Open letter to President Muhammadu Buhari: Re-state of insecurity in Nigeria
Mr. President, you may recall that on October 5, 2018, I had audience with you in your office. In that meeting, with your then Chief of Staff, the late Mallam Abba Kyari, in attendance, we touched on a number of issues including the insecurity in the country and about which you directed that I should do a short brief on my suggestion and forward to your Chief of Staff.
Mr. President may wish to know that I did as you directed and submitted my suggestion to your then Chief of Staff on the October 20 2018.
I have decided to do this open letter just to be sure that it will get to you, because I suspect that the private one did not get to you. Most importantly, I would not have bothered to write you this letter if the unfortunate and avoidable circumstances we have found ourselves in, as a nation, have not continued to fester to the magnitude of threatening the fabric of the nation. This letter, therefore, is to re-convey my earlier suggestion which, I want to believe, did not get to you.
THE perilous threats to our national sovereignty at the time you took over the reigns of power in 2015 were the Boko Haram insurgence in the North East; the armed agitation in the Niger Delta Region, and the IPOB agitation in the South East. Mr. President, on your assumption of office the most striking promise you made to the nation was to tackle insecurity with emphasis on reclaiming the territories occupied by Boko Haram. I must admit that you did approach the insecurity challenge with commendable determination but unfortunately, the challenge, with time, became hydra headed and no doubt went beyond your control.
Before I proceed with my suggestion, may I first put in perspective the basis of the position I will canvass in this letter.
I wish to note that every violent agitation originates from a non-violent agitation that was not attended to. Today, Nigeria is bedeviled with violent and non-violent agitations. It is also a fact that the current violent agitations originated from non-violent agitations e.g., Boko Haram started as a non-violent procession; the herders/farmers clashes which has degenerated into a deadly conflict with many states now bloody theaters of war; ethnic conflicts in Kaduna, Ebonyi, Cross River, Benue, Plateau states etc. which are escalating to an unmanageable scale; Armed Banditry in virtually all states of the federation particularly Zamfara, Katsina, Kaduna, Niger, Sokoto, which has overwhelmed the law enforcement agencies, kidnaping, which has become occupational in most parts of the country.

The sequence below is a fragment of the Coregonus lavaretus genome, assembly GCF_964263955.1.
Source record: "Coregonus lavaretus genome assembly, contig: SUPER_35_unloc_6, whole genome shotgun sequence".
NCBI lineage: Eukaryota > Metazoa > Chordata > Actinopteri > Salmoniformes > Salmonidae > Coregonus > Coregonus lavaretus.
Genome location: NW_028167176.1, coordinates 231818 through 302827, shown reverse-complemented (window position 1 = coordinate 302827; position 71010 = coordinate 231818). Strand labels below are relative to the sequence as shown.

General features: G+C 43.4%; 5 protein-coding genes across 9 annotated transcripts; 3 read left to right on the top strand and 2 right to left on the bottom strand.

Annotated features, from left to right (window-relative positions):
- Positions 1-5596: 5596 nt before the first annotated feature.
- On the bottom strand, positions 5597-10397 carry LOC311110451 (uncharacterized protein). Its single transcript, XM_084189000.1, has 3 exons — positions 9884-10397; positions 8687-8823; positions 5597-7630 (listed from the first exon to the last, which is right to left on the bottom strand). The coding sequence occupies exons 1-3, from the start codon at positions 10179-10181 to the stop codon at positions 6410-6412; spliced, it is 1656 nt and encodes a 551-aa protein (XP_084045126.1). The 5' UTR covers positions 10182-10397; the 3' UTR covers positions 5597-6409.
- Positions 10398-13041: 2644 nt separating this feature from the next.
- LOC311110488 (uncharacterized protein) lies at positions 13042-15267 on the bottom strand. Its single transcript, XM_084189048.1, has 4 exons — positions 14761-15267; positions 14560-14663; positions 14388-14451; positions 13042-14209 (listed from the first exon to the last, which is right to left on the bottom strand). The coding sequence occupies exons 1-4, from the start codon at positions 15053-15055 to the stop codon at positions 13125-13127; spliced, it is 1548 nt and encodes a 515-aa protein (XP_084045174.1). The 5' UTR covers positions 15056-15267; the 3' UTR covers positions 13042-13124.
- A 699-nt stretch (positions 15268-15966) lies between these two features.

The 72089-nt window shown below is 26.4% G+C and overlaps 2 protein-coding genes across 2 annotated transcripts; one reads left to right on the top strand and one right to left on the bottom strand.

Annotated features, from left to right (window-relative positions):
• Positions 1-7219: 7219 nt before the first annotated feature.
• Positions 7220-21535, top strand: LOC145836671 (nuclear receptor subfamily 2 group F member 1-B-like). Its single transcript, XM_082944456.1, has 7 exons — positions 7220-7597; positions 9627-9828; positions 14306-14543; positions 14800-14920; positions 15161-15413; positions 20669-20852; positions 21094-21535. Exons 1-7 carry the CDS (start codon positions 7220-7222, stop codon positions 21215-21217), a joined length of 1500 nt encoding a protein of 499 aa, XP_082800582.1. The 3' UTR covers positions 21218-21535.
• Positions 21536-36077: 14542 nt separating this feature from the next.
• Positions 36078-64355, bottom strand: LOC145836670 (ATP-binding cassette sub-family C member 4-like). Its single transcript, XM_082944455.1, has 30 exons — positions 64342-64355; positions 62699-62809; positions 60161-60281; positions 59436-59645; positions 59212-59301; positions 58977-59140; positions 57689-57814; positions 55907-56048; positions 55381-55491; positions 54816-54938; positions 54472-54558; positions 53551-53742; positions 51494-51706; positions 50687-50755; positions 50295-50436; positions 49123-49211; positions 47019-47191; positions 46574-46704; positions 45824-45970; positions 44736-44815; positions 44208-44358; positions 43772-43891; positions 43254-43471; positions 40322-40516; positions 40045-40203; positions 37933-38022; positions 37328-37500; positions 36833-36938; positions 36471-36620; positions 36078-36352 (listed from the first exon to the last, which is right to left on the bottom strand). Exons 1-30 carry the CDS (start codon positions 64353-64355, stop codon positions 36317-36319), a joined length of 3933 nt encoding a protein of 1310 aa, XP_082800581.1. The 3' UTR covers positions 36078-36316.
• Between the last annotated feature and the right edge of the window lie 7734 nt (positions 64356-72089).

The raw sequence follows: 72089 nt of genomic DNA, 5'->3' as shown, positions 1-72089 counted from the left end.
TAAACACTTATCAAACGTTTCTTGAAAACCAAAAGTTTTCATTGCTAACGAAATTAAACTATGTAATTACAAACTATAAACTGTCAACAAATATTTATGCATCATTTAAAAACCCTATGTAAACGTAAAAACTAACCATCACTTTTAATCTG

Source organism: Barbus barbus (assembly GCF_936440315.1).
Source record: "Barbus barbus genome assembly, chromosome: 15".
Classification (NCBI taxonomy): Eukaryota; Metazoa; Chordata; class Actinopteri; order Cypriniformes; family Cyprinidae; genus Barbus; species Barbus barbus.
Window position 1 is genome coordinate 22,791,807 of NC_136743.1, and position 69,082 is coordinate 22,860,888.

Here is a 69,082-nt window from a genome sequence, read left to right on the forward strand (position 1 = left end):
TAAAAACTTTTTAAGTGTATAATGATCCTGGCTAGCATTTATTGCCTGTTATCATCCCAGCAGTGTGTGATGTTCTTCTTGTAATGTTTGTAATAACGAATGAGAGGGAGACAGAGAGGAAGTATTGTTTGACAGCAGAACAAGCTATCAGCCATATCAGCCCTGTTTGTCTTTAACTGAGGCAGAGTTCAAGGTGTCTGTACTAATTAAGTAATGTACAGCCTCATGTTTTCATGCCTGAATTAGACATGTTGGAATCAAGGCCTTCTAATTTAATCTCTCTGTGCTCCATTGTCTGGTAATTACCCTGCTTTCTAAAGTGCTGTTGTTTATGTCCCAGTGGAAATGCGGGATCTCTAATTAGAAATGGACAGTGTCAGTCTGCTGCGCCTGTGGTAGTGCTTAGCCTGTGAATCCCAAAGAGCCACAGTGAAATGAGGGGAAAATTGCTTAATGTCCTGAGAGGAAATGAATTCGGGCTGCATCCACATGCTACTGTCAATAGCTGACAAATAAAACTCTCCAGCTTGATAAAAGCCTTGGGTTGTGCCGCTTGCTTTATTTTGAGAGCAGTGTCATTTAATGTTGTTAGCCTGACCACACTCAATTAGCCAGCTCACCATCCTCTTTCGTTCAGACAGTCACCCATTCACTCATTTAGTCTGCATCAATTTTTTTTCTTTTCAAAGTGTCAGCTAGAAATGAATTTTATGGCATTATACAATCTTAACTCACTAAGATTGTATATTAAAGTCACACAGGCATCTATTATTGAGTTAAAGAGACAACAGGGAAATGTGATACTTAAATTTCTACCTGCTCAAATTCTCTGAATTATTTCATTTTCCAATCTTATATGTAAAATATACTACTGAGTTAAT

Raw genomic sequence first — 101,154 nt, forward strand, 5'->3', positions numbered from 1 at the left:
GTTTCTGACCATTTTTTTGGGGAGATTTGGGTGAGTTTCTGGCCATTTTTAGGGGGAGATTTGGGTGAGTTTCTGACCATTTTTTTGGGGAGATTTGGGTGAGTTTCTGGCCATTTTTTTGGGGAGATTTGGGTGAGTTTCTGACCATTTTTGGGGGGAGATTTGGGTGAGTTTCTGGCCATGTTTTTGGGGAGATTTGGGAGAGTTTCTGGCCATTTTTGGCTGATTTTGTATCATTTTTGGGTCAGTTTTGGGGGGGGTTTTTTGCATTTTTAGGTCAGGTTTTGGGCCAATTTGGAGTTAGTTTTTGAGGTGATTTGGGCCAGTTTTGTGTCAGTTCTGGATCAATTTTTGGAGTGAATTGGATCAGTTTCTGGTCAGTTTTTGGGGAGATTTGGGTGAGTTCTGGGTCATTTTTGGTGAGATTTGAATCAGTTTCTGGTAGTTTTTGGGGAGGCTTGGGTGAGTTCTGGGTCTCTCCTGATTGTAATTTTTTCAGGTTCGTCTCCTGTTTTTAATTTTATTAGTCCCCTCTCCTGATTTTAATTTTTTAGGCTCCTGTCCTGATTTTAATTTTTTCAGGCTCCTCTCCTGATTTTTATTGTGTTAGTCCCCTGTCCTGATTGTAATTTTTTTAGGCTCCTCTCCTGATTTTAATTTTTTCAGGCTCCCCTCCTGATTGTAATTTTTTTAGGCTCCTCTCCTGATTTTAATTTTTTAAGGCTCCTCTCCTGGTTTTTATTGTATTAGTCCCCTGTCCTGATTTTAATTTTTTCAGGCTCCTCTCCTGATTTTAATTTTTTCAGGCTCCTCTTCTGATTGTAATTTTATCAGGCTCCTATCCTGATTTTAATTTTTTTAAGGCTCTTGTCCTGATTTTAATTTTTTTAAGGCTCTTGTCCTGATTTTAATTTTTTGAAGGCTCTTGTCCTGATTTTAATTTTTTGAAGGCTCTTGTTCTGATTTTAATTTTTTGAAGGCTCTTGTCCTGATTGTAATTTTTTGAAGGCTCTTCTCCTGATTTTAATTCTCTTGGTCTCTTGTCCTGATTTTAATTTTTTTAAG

To worsen matters, Boko Haram, has acquired new impetus that they now overrun the military and have even expanded their base to Niger State. The Indigenous People of Biafra (IPOB) has become a regional challenge. On the non-violent side, agitations for restructuring are scaling up in momentum, ethnic consciousness and allegiance even among the elite are far eroding national concerns. All these and many more coupled with gross downturn in the national economic, social and political space has become an apparent threat to our nationhood.
I am to add, that it must be known that military actions or even foreign help alone cannot bring permanent solutions to ethnic conflicts or nationality agitations. Mr. President, you need to create a platform to hear Nigerians out.
The search for solution must involve the citizens
IN the build-up to securing the Nigerian Independence, the Colonial Administration were confronted with reservations by minority tribes in the three regions of Northern, Eastern and Western Nigeria about fears of domination by the majority tribes. In other to find a lasting solution, the Colonial Administration appointed a commission to “Enquire into the fears of minorities and means of allying them.”